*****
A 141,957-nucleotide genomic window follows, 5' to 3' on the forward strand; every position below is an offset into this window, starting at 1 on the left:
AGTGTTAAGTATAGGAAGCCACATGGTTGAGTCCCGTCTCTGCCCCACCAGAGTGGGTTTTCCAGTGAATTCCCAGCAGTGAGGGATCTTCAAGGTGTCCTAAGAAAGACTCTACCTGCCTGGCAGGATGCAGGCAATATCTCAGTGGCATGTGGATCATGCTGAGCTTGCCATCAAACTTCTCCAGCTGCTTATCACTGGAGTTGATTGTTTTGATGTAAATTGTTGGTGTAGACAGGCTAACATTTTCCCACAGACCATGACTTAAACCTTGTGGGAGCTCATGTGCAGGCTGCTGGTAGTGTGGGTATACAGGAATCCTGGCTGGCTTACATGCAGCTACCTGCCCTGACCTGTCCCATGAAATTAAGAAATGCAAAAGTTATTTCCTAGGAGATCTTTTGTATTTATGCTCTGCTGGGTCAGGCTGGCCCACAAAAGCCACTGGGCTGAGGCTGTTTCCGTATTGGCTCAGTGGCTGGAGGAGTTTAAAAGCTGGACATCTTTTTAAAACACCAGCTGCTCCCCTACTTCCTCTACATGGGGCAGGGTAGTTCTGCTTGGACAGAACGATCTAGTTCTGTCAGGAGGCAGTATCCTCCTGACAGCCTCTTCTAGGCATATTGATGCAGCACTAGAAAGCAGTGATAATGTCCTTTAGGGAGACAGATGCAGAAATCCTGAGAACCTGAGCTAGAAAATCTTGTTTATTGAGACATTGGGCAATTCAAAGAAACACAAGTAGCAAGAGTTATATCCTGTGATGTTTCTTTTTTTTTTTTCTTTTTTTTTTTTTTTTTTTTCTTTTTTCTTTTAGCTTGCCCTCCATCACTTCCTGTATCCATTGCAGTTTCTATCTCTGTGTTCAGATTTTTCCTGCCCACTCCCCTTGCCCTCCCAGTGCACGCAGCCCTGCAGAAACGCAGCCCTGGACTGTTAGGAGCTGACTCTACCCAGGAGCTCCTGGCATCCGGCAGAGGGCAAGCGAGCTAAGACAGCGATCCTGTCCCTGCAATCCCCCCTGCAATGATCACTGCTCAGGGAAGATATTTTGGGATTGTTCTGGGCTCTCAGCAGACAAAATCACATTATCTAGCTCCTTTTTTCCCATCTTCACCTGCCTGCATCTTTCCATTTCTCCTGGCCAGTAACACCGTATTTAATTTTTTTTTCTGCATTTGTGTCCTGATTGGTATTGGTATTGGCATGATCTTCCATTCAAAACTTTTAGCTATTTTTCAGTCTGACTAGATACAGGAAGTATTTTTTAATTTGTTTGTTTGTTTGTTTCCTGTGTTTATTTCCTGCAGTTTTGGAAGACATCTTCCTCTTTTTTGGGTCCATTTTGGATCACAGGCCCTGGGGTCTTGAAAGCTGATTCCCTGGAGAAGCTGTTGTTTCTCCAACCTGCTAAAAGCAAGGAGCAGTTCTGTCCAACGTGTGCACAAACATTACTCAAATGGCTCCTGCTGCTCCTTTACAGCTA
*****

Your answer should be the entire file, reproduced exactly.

A 141,957-nucleotide genomic window follows, 5' to 3' on the forward strand; every position below is an offset into this window, starting at 1 on the left:
AGTGTTAAGTATAGGAAGCCACATGGTTGAGTCCCGTCTCTGCCCCACCAGAGTGGGTTTTCCAGTGAATTCCCAGCAGTGAGGGATCTTCAAGGTGTCCTAAGAAAGACTCTACCTGCCTGGCAGGATGCAGGCAATATCTCAGTGGCATGTGGATCATGCTGAGCTTGCCATCAAACTTCTCCAGCTGCTTATCACTGGAGTTGATTGTTTTGATGTAAATTGTTGGTGTAGACAGGCTAACATTTTCCCACAGACCATGACTTAAACCTTGTGGGAGCTCATGTGCAGGCTGCTGGTAGTGTGGGTATACAGGAATCCTGGCTGGCTTACATGCAGCTACCTGCCCTGACCTGTCCCATGAAATTAAGAAATGCAAAAGTTATTTCCTAGGAGATCTTTTGTATTTATGCTCTGCTGGGTCAGGCTGGCCCACAAAAGCCACTGGGCTGAGGCTGTTTCCGTATTGGCTCAGTGGCTGGAGGAGTTTAAAAGCTGGACATCTTTTTAAAACACCAGCTGCTCCCCTACTTCCTCTACATGGGGCAGGGTAGTTCTGCTTGGACAGAACGATCTAGTTCTGTCAGGAGGCAGTATCCTCCTGACAGCCTCTTCTAGGCATATTGATGCAGCACTAGAAAGCAGTGATAATGTCCTTTAGGGAGACAGATGCAGAAATCCTGAGAACCTGAGCTAGAAAATCTTGTTTATTGAGACATTGGGCAATTCAAAGAAACACAAGTAGCAAGAGTTATATCCTGTGATGTTTCTTTTTTTTTTTTCTTTTTTTTTTTTTTTTTTTTCTTTTTTCTTTTAGCTTGCCCTCCATCACTTCCTGTATCCATTGCAGTTTCTATCTCTGTGTTCAGATTTTTCCTGCCCACTCCCCTTGCCCTCCCAGTGCACGCAGCCCTGCAGAAACGCAGCCCTGGACTGTTAGGAGCTGACTCTACCCAGGAGCTCCTGGCATCCGGCAGAGGGCAAGCGAGCTAAGACAGCGATCCTGTCCCTGCAATCCCCCCTGCAATGATCACTGCTCAGGGAAGATATTTTGGGATTGTTCTGGGCTCTCAGCAGACAAAATCACATTATCTAGCTCCTTTTTTCCCATCTTCACCTGCCTGCATCTTTCCATTTCTCCTGGCCAGTAACACCGTATTTAATTTTTTTTTCTGCATTTGTGTCCTGATTGGTATTGGTATTGGCATGATCTTCCATTCAAAACTTTTAGCTATTTTTCAGTCTGACTAGATACAGGAAGTATTTTTTAATTTGTTTGTTTGTTTGTTTCCTGTGTTTATTTCCTGCAGTTTTGGAAGACATCTTCCTCTTTTTTGGGTCCATTTTGGATCACAGGCCCTGGGGTCTTGAAAGCTGATTCCCTGGAGAAGCTGTTGTTTCTCCAACCTGCTAAAAGCAAGGAGCAGTTCTGTCCAACGTGTGCACAAACATTACTCAAATGGCTCCTGCTGCTCCTTTACAGCTA